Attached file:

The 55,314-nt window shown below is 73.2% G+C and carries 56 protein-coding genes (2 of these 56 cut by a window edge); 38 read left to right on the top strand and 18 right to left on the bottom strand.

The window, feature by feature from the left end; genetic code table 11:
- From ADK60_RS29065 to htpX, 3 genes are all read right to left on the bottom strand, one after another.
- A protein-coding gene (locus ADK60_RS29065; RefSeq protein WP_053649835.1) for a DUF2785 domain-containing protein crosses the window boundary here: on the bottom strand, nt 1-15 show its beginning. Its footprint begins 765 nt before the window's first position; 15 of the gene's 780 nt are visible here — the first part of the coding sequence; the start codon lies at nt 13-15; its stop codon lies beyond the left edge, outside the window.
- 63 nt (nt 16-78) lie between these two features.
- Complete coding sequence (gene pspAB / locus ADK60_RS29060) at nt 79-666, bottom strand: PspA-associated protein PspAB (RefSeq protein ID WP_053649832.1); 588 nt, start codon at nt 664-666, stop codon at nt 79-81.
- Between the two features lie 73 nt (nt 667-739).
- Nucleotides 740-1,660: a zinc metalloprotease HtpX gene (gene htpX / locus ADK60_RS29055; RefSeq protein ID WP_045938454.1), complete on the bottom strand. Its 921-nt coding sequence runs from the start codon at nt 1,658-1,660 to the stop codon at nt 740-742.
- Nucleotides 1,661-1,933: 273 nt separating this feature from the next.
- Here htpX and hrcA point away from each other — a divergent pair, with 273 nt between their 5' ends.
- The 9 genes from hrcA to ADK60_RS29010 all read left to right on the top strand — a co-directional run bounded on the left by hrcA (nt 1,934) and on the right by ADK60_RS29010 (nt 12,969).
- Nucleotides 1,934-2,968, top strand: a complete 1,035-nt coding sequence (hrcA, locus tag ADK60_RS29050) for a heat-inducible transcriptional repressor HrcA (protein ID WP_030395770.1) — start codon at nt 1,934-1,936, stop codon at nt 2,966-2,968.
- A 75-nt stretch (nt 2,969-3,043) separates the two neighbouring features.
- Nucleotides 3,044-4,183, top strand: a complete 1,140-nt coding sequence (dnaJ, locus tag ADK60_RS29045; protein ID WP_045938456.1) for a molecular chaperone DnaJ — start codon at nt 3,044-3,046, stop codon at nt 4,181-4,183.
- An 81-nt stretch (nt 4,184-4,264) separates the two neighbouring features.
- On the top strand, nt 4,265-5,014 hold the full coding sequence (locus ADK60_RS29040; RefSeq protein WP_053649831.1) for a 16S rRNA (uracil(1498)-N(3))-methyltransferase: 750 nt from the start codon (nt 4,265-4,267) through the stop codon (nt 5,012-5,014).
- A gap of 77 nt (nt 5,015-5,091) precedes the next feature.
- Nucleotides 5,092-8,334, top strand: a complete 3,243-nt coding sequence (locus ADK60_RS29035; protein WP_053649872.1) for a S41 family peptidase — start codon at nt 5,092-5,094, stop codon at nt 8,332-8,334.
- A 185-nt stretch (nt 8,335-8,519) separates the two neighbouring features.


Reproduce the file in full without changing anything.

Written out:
The 55,314-nt window shown below is 73.2% G+C and carries 56 protein-coding genes (2 of these 56 cut by a window edge); 38 read left to right on the top strand and 18 right to left on the bottom strand.

The window, feature by feature from the left end; genetic code table 11:
- From ADK60_RS29065 to htpX, 3 genes are all read right to left on the bottom strand, one after another.
- A protein-coding gene (locus ADK60_RS29065; RefSeq protein WP_053649835.1) for a DUF2785 domain-containing protein crosses the window boundary here: on the bottom strand, nt 1-15 show its beginning. Its footprint begins 765 nt before the window's first position; 15 of the gene's 780 nt are visible here — the first part of the coding sequence; the start codon lies at nt 13-15; its stop codon lies beyond the left edge, outside the window.
- 63 nt (nt 16-78) lie between these two features.
- Complete coding sequence (gene pspAB / locus ADK60_RS29060) at nt 79-666, bottom strand: PspA-associated protein PspAB (RefSeq protein ID WP_053649832.1); 588 nt, start codon at nt 664-666, stop codon at nt 79-81.
- Between the two features lie 73 nt (nt 667-739).
- Nucleotides 740-1,660: a zinc metalloprotease HtpX gene (gene htpX / locus ADK60_RS29055; RefSeq protein ID WP_045938454.1), complete on the bottom strand. Its 921-nt coding sequence runs from the start codon at nt 1,658-1,660 to the stop codon at nt 740-742.
- Nucleotides 1,661-1,933: 273 nt separating this feature from the next.
- Here htpX and hrcA point away from each other — a divergent pair, with 273 nt between their 5' ends.
- The 9 genes from hrcA to ADK60_RS29010 all read left to right on the top strand — a co-directional run bounded on the left by hrcA (nt 1,934) and on the right by ADK60_RS29010 (nt 12,969).
- Nucleotides 1,934-2,968, top strand: a complete 1,035-nt coding sequence (hrcA, locus tag ADK60_RS29050) for a heat-inducible transcriptional repressor HrcA (protein ID WP_030395770.1) — start codon at nt 1,934-1,936, stop codon at nt 2,966-2,968.
- A 75-nt stretch (nt 2,969-3,043) separates the two neighbouring features.
- Nucleotides 3,044-4,183, top strand: a complete 1,140-nt coding sequence (dnaJ, locus tag ADK60_RS29045; protein ID WP_045938456.1) for a molecular chaperone DnaJ — start codon at nt 3,044-3,046, stop codon at nt 4,181-4,183.
- An 81-nt stretch (nt 4,184-4,264) separates the two neighbouring features.
- On the top strand, nt 4,265-5,014 hold the full coding sequence (locus ADK60_RS29040; RefSeq protein WP_053649831.1) for a 16S rRNA (uracil(1498)-N(3))-methyltransferase: 750 nt from the start codon (nt 4,265-4,267) through the stop codon (nt 5,012-5,014).
- A gap of 77 nt (nt 5,015-5,091) precedes the next feature.
- Nucleotides 5,092-8,334, top strand: a complete 3,243-nt coding sequence (locus ADK60_RS29035; protein WP_053649872.1) for a S41 family peptidase — start codon at nt 5,092-5,094, stop codon at nt 8,332-8,334.
- A 185-nt stretch (nt 8,335-8,519) separates the two neighbouring features.